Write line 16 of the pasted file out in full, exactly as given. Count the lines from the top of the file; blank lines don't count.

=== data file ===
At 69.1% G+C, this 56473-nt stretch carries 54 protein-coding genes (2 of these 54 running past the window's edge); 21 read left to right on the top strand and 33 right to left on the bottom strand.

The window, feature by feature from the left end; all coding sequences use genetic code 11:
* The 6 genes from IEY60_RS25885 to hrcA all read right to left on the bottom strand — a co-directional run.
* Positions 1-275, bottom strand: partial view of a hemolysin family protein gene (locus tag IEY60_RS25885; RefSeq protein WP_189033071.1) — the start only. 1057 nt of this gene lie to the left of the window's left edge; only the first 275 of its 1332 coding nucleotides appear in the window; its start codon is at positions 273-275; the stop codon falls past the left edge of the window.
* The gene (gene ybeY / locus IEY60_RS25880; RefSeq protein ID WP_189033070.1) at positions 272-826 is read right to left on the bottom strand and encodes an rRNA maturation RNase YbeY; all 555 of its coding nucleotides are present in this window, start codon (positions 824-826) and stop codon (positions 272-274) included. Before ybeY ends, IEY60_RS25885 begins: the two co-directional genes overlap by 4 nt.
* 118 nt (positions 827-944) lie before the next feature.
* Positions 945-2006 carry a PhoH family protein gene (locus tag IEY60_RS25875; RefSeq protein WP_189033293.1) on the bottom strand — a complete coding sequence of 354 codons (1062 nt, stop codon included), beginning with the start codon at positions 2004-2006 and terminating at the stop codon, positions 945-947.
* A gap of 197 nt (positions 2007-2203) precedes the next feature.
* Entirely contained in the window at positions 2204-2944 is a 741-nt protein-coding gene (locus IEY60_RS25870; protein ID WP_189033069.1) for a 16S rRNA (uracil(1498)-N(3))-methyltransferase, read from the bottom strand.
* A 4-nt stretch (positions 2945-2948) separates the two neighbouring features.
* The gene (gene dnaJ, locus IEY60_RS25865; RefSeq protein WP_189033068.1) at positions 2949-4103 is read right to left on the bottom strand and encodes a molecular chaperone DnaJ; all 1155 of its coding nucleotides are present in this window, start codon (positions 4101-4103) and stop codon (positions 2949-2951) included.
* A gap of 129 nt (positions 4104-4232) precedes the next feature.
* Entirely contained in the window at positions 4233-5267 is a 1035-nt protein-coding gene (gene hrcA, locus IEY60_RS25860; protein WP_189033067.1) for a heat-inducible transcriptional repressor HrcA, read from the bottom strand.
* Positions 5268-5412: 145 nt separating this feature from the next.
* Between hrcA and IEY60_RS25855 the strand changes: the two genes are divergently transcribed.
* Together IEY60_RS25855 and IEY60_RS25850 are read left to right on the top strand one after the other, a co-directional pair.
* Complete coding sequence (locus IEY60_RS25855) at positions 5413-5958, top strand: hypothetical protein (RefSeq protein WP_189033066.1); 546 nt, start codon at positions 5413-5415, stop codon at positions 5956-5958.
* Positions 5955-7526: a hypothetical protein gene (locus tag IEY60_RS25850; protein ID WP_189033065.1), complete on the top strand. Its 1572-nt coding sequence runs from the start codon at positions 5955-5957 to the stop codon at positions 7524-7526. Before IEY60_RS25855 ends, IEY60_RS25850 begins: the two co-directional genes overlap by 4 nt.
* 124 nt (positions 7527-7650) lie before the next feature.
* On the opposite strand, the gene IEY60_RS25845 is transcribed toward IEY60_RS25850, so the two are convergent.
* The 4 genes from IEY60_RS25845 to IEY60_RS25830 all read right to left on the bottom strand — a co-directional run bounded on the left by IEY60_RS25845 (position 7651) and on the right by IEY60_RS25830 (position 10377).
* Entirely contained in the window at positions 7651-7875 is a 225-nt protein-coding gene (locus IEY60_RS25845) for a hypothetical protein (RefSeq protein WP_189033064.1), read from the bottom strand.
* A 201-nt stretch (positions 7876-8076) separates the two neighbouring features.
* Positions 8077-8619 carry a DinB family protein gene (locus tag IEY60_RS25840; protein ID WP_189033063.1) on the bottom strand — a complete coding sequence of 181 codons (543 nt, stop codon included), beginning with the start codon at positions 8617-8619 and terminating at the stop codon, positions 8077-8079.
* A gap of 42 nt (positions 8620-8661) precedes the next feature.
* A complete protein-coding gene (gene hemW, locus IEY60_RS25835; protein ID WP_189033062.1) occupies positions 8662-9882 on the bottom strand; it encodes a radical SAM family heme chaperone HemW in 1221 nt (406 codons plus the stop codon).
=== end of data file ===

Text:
* Together IEY60_RS25855 and IEY60_RS25850 are read left to right on the top strand one after the other, a co-directional pair.